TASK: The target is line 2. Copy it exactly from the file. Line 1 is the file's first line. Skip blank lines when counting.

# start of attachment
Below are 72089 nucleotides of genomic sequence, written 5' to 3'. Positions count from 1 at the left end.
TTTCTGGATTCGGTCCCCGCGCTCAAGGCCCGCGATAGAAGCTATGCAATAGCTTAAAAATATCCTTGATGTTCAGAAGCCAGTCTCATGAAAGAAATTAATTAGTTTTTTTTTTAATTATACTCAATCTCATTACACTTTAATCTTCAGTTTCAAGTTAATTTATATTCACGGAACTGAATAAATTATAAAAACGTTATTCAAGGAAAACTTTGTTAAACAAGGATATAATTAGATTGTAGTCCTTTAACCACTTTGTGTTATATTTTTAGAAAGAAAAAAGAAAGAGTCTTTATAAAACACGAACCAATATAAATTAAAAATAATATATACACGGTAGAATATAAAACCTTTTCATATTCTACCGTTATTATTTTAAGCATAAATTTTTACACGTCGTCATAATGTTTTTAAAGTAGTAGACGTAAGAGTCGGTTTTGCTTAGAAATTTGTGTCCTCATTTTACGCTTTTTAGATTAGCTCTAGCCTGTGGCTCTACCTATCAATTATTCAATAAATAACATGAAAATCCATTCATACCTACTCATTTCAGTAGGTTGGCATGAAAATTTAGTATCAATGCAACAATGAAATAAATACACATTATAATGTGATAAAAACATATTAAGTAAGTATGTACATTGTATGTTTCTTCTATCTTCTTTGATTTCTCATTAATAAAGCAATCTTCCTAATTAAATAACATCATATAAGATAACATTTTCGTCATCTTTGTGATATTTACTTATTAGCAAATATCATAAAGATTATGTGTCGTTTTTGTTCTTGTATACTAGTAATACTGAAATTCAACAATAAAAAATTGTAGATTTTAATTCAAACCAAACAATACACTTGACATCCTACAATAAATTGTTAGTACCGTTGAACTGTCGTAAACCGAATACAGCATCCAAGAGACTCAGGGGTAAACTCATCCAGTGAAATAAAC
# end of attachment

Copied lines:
TTTCTGGATTCGGTCCCCGCGCTCAAGGCCCGCGATAGAAGCTATGCAATAGCTTAAAAATATCCTTGATGTTCAGAAGCCAGTCTCATGAAAGAAATTAATTAGTTTTTTTTTTAATTATACTCAATCTCATTACACTTTAATCTTCAGTTTCAAGTTAATTTATATTCACGGAACTGAATAAATTATAAAAACGTTATTCAAGGAAAACTTTGTTAAACAAGGATATAATTAGATTGTAGTCCTTTAACCACTTTGTGTTATATTTTTAGAAAGAAAAAAGAAAGAGTCTTTATAAAACACGAACCAATATAAATTAAAAATAATATATACACGGTAGAATATAAAACCTTTTCATATTCTACCGTTATTATTTTAAGCATAAATTTTTACACGTCGTCATAATGTTTTTAAAGTAGTAGACGTAAGAGTCGGTTTTGCTTAGAAATTTGTGTCCTCATTTTACGCTTTTTAGATTAGCTCTAGCCTGTGGCTCTACCTATCAATTATTCAATAAATAACATGAAAATCCATTCATACCTACTCATTTCAGTAGGTTGGCATGAAAATTTAGTATCAATGCAACAATGAAATAAATACACATTATAATGTGATAAAAACATATTAAGTAAGTATGTACATTGTATGTTTCTTCTATCTTCTTTGATTTCTCATTAATAAAGCAATCTTCCTAATTAAATAACATCATATAAGATAACATTTTCGTCATCTTTGTGATATTTACTTATTAGCAAATATCATAAAGATTATGTGTCGTTTTTGTTCTTGTATACTAGTAATACTGAAATTCAACAATAAAAAATTGTAGATTTTAATTCAAACCAAACAATACACTTGACATCCTACAATAAATTGTTAGTACCGTTGAACTGTCGTAAACCGAATACAGCATCCAAGAGACTCAGGGGTAAACTCATCCAGTGAAATAAAC